Stephen Dyer

Stephen Dyer

Photo courtesy of: The Patton College of Education

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Hudson native Stephen Dyer is 2016-17 Hicks Executive in Residence

The Coalition of Rural and Appalachian Schools is pleased to announce the 2016-17 Hicks Executive in Residence, Mr. Stephen Dyer. He currently serves as the Education Policy Fellow at Innovation Ohio, a Columbus-based Progressive think tank, where he fights for the right of all Ohio’s children to receive a world-class education, regardless of where they live.

He has authored several reports for Innovation Ohio that have sought to ensure the fundamental right of every Ohio child to a world-class education. He is widely considered one of the state’s top education policy experts, and one of the few people in the country with the experience of actually implementing and leading the debate on every major aspect of education reform from teacher quality to student achievement to school choice to equitable financing.

He has been published in Education Week – the nation’s education policy newspaper of record, as well as The 74 and Real Clear Education. He recently spent a year as a fellow with the Education Policy Fellowship Program through the Institute for Educational Leadership in Washington, D.C. and served as part of an American delegation to observe the Chinese education system in Shanghai and Beijing. Dyer also is a Senior Lecturer in English at the University of Akron.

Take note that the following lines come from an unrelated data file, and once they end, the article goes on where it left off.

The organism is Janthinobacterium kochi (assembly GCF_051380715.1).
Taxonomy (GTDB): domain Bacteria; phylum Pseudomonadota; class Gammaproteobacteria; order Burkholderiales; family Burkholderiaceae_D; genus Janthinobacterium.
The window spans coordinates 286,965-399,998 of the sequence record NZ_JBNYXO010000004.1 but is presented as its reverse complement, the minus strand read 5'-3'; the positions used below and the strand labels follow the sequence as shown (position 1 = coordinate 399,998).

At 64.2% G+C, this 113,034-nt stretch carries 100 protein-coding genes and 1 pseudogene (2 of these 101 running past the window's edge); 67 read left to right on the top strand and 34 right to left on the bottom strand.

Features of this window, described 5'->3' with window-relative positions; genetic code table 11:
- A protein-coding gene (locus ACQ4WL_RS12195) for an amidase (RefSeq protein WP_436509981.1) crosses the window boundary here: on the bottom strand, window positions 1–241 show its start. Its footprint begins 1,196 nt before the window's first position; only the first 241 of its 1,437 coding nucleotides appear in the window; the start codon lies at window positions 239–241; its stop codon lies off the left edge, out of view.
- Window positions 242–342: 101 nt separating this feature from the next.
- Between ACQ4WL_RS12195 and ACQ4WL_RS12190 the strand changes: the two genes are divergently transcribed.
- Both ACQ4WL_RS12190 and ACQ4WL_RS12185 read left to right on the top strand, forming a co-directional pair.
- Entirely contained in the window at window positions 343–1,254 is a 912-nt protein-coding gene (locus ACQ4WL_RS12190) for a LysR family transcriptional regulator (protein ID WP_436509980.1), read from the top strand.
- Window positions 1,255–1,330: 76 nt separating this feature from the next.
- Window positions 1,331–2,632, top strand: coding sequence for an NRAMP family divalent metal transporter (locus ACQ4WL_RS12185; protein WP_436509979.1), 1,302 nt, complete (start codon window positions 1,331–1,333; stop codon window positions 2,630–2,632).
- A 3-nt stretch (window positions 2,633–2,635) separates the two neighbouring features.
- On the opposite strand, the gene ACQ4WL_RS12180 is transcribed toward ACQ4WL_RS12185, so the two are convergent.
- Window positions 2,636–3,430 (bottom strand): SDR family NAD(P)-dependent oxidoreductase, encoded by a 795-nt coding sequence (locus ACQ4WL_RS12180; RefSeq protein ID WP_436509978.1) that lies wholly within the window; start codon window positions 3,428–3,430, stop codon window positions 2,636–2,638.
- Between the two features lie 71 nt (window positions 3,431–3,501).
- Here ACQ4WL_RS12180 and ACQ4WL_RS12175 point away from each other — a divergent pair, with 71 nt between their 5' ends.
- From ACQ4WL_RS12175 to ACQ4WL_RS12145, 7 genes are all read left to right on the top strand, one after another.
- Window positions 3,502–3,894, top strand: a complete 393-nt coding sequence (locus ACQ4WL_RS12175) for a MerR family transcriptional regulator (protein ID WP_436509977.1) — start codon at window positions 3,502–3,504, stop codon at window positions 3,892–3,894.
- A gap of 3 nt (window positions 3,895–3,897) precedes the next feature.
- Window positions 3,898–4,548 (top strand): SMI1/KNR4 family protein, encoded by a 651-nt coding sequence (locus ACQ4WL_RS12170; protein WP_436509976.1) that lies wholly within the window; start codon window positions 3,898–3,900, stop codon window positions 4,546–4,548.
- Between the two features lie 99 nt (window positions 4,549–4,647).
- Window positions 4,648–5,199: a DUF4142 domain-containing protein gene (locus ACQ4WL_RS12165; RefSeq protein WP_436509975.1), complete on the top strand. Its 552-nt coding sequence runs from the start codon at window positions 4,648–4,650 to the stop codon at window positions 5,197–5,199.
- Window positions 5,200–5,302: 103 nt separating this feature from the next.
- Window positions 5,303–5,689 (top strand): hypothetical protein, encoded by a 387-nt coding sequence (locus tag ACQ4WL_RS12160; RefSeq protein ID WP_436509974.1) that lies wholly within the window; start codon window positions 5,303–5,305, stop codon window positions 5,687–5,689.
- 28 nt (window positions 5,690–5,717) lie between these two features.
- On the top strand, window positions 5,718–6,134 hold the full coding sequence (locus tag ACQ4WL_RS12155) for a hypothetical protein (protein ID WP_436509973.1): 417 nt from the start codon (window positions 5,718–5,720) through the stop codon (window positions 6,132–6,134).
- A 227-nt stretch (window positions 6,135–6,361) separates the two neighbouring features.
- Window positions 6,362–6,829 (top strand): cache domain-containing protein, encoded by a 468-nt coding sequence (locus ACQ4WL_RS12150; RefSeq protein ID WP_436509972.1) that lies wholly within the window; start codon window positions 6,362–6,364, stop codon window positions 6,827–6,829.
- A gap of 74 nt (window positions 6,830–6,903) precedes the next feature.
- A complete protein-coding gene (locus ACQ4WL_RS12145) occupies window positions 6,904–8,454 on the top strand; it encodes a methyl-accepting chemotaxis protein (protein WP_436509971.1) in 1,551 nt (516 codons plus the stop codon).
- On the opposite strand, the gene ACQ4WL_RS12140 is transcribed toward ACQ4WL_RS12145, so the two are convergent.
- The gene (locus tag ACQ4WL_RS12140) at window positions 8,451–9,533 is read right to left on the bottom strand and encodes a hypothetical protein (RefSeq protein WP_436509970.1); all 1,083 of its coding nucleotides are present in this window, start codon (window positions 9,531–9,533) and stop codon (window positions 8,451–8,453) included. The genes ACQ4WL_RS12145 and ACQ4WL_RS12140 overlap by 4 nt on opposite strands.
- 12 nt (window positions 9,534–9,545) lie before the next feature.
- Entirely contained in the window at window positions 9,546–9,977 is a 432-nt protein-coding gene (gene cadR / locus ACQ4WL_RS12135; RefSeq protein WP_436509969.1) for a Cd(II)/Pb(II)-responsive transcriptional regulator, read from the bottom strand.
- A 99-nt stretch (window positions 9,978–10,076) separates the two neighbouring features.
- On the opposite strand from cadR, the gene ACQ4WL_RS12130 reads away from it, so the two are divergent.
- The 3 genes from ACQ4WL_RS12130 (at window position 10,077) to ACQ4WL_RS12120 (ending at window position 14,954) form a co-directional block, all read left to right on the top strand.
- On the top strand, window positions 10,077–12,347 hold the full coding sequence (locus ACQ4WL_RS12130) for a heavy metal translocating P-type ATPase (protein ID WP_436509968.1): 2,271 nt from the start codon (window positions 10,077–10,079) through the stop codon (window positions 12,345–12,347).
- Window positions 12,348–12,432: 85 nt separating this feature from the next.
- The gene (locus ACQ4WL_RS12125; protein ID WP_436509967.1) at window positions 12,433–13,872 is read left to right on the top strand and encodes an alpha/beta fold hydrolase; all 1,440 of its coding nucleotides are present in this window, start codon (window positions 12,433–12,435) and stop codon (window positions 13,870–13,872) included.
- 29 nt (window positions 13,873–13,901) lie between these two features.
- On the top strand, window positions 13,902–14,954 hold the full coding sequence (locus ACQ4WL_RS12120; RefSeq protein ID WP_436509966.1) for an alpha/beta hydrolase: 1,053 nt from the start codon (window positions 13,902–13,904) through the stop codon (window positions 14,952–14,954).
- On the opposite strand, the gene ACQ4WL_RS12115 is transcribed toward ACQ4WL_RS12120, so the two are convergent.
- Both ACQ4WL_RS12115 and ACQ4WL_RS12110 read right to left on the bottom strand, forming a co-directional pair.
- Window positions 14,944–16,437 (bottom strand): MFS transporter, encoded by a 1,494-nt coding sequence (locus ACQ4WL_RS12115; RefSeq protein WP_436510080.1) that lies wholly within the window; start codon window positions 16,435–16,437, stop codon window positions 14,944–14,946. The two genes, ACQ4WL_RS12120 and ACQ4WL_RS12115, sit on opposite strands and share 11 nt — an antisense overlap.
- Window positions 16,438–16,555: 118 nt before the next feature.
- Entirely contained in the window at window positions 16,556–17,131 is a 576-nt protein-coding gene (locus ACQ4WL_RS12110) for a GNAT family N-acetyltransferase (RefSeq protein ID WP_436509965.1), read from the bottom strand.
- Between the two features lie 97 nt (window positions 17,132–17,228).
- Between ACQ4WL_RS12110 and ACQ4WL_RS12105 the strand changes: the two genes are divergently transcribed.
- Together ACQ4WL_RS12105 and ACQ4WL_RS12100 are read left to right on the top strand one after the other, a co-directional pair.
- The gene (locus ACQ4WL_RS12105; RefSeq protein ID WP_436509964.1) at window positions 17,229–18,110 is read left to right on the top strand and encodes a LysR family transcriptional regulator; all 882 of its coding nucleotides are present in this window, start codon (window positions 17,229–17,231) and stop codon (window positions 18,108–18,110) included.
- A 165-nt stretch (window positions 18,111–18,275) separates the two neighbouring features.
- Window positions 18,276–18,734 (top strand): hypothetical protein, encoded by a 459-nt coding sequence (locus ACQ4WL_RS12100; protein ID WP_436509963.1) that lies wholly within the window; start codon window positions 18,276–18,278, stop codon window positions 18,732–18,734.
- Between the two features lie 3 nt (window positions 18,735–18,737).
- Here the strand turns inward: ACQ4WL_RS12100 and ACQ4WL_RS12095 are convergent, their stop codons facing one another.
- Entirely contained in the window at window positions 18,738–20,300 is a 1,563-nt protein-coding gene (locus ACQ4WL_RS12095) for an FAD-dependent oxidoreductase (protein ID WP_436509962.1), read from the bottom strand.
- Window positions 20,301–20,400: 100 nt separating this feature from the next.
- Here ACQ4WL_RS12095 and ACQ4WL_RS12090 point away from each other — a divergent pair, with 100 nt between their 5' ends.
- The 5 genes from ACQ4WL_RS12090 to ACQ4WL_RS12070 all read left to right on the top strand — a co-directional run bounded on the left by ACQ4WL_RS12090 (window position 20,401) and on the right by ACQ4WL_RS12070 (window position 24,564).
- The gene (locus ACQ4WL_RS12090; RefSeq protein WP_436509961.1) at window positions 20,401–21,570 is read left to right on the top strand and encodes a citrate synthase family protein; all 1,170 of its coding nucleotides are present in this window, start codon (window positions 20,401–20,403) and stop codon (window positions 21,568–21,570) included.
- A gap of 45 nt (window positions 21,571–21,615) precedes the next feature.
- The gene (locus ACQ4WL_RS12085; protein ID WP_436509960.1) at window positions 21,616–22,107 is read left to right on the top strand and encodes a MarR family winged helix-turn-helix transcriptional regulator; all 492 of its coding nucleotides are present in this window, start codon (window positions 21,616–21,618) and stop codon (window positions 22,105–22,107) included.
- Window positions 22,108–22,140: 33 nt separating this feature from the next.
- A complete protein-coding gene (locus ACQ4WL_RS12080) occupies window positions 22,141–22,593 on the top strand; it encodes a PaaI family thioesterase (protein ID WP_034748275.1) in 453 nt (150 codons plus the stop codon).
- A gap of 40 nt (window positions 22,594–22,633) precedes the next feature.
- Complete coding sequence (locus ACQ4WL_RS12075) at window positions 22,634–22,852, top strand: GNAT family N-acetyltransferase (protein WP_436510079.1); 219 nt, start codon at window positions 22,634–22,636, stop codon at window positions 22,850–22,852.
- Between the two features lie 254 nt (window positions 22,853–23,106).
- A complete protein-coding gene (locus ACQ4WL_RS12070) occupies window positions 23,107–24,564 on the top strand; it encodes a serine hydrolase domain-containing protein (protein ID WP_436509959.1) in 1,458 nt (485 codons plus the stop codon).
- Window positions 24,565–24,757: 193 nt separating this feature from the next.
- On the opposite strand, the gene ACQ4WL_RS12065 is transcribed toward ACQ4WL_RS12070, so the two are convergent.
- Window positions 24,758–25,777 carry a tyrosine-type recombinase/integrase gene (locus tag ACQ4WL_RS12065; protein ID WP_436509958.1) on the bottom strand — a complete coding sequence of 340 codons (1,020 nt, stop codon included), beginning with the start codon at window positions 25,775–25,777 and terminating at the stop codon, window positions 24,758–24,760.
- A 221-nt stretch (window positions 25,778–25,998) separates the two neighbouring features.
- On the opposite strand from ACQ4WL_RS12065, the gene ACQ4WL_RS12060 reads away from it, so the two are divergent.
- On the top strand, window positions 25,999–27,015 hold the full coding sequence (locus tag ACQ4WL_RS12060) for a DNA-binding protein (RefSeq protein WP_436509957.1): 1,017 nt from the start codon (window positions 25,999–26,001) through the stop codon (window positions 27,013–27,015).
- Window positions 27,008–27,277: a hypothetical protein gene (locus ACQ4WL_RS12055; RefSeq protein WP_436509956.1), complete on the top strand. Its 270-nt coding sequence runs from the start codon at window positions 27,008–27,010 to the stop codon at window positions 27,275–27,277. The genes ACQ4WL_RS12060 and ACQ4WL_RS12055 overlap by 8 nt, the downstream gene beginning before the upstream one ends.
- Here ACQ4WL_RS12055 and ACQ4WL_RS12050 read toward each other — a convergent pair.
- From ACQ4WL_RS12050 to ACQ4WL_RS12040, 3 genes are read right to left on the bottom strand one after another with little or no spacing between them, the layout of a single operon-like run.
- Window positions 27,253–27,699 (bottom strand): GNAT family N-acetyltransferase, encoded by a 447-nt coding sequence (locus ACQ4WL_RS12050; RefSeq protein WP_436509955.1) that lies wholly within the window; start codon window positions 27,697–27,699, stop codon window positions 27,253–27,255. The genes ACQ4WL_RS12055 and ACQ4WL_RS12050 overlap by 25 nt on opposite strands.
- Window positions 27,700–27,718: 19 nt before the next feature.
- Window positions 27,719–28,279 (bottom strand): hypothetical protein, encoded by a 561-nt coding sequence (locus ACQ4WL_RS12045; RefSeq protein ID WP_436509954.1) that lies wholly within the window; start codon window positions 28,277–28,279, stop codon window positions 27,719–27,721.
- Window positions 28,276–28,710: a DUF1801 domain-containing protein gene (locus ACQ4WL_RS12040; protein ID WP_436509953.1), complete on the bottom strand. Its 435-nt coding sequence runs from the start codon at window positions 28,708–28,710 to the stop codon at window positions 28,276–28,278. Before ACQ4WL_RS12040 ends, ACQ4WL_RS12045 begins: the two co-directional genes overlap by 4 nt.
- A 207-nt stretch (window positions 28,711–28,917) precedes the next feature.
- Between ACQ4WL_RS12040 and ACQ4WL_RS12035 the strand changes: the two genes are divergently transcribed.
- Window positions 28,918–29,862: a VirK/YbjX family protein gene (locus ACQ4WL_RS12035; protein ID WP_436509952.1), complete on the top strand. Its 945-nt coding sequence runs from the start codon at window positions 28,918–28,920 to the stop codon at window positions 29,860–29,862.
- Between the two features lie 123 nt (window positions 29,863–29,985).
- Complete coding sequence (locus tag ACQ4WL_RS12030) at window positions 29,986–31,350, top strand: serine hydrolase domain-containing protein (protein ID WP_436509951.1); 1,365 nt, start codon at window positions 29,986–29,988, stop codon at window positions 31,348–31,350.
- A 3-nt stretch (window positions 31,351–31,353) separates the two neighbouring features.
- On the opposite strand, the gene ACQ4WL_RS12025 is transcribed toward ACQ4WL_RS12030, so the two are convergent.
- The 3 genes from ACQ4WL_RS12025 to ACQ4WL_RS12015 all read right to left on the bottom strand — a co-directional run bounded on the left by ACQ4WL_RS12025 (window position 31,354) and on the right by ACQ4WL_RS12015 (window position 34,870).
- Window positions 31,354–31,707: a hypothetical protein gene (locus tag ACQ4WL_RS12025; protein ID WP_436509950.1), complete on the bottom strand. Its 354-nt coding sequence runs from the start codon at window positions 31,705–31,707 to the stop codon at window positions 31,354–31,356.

Dyer has spent his career serving his community, first as an award-winning journalist with the Akron Beacon Journal, then as an award-winning State Representative representing Ohio’s Summit and Portage counties. As a reporter for the Akron Beacon Journal for nine years, he reported on some of the most pressing issues of our time: government corruption, the fight against terrorism, the denial of legal rights, and crime against children.

Dyer won awards and recognition from the Society of Professional Journalists, the Associated Press and the Cleveland Press Club. He collaborated on an innovative project called “Ohio: Look at the State We’re In” that analyzed where Ohio ranked on various quality of life issues. That collaboration earned Dyer and two other reporters nominations for the 2003 Pulitzer Prize.

After winning his seat in 2006 to represent the 43rd House District, Dyer fought tirelessly to once and for all fix our state’s school funding system. He spent two years developing his own system, then when Gov. Ted Strickland introduced the Ohio Evidence Based Model in 2009, Dyer was the chairman of the subcommittee that transformed the new system into one that earned the Frank Newman Award from the Education Commission of the States – recognizing the country’s most “bold, innovative, non-partisan” education reform of 2009. It remains the only school funding plan produced since the 1930s that promised to lower Ohio’s property taxes to pay for schools.